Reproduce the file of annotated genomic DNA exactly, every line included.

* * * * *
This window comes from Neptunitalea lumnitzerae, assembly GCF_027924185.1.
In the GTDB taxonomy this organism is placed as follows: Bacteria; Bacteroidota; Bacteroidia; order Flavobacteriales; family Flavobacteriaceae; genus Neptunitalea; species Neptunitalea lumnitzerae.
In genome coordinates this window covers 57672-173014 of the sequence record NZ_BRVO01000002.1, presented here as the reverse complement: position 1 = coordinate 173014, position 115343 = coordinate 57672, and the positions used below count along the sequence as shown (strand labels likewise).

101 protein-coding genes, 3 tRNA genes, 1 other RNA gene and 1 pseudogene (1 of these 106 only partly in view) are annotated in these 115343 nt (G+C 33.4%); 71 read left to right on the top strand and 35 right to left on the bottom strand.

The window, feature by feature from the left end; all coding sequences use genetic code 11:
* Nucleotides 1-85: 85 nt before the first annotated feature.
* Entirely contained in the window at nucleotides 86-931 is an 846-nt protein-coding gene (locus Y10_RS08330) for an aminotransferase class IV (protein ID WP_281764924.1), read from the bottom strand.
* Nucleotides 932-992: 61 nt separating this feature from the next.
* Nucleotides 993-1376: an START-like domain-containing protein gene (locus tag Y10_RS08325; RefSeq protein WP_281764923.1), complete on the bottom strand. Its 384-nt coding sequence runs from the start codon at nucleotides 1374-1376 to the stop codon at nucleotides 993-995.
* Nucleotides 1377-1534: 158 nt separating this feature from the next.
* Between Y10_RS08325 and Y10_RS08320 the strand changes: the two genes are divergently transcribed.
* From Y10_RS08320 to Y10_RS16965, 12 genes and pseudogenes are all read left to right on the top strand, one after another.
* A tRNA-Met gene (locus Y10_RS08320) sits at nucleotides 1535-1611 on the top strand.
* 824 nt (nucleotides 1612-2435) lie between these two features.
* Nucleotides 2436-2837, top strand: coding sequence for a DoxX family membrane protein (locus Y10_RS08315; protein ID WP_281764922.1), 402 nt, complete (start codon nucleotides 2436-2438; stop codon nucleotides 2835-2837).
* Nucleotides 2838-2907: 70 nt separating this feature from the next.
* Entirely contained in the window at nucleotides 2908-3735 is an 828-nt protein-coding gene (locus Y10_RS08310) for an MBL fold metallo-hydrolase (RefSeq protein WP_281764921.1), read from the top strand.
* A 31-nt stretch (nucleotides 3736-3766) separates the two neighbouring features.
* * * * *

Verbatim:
This window comes from Neptunitalea lumnitzerae, assembly GCF_027924185.1.
In the GTDB taxonomy this organism is placed as follows: Bacteria; Bacteroidota; Bacteroidia; order Flavobacteriales; family Flavobacteriaceae; genus Neptunitalea; species Neptunitalea lumnitzerae.
In genome coordinates this window covers 57672-173014 of the sequence record NZ_BRVO01000002.1, presented here as the reverse complement: position 1 = coordinate 173014, position 115343 = coordinate 57672, and the positions used below count along the sequence as shown (strand labels likewise).

101 protein-coding genes, 3 tRNA genes, 1 other RNA gene and 1 pseudogene (1 of these 106 only partly in view) are annotated in these 115343 nt (G+C 33.4%); 71 read left to right on the top strand and 35 right to left on the bottom strand.

The window, feature by feature from the left end; all coding sequences use genetic code 11:
* Nucleotides 1-85: 85 nt before the first annotated feature.
* Entirely contained in the window at nucleotides 86-931 is an 846-nt protein-coding gene (locus Y10_RS08330) for an aminotransferase class IV (protein ID WP_281764924.1), read from the bottom strand.
* Nucleotides 932-992: 61 nt separating this feature from the next.
* Nucleotides 993-1376: an START-like domain-containing protein gene (locus tag Y10_RS08325; RefSeq protein WP_281764923.1), complete on the bottom strand. Its 384-nt coding sequence runs from the start codon at nucleotides 1374-1376 to the stop codon at nucleotides 993-995.
* Nucleotides 1377-1534: 158 nt separating this feature from the next.
* Between Y10_RS08325 and Y10_RS08320 the strand changes: the two genes are divergently transcribed.
* From Y10_RS08320 to Y10_RS16965, 12 genes and pseudogenes are all read left to right on the top strand, one after another.
* A tRNA-Met gene (locus Y10_RS08320) sits at nucleotides 1535-1611 on the top strand.
* 824 nt (nucleotides 1612-2435) lie between these two features.
* Nucleotides 2436-2837, top strand: coding sequence for a DoxX family membrane protein (locus Y10_RS08315; protein ID WP_281764922.1), 402 nt, complete (start codon nucleotides 2436-2438; stop codon nucleotides 2835-2837).
* Nucleotides 2838-2907: 70 nt separating this feature from the next.
* Entirely contained in the window at nucleotides 2908-3735 is an 828-nt protein-coding gene (locus Y10_RS08310) for an MBL fold metallo-hydrolase (RefSeq protein WP_281764921.1), read from the top strand.
* A 31-nt stretch (nucleotides 3736-3766) separates the two neighbouring features.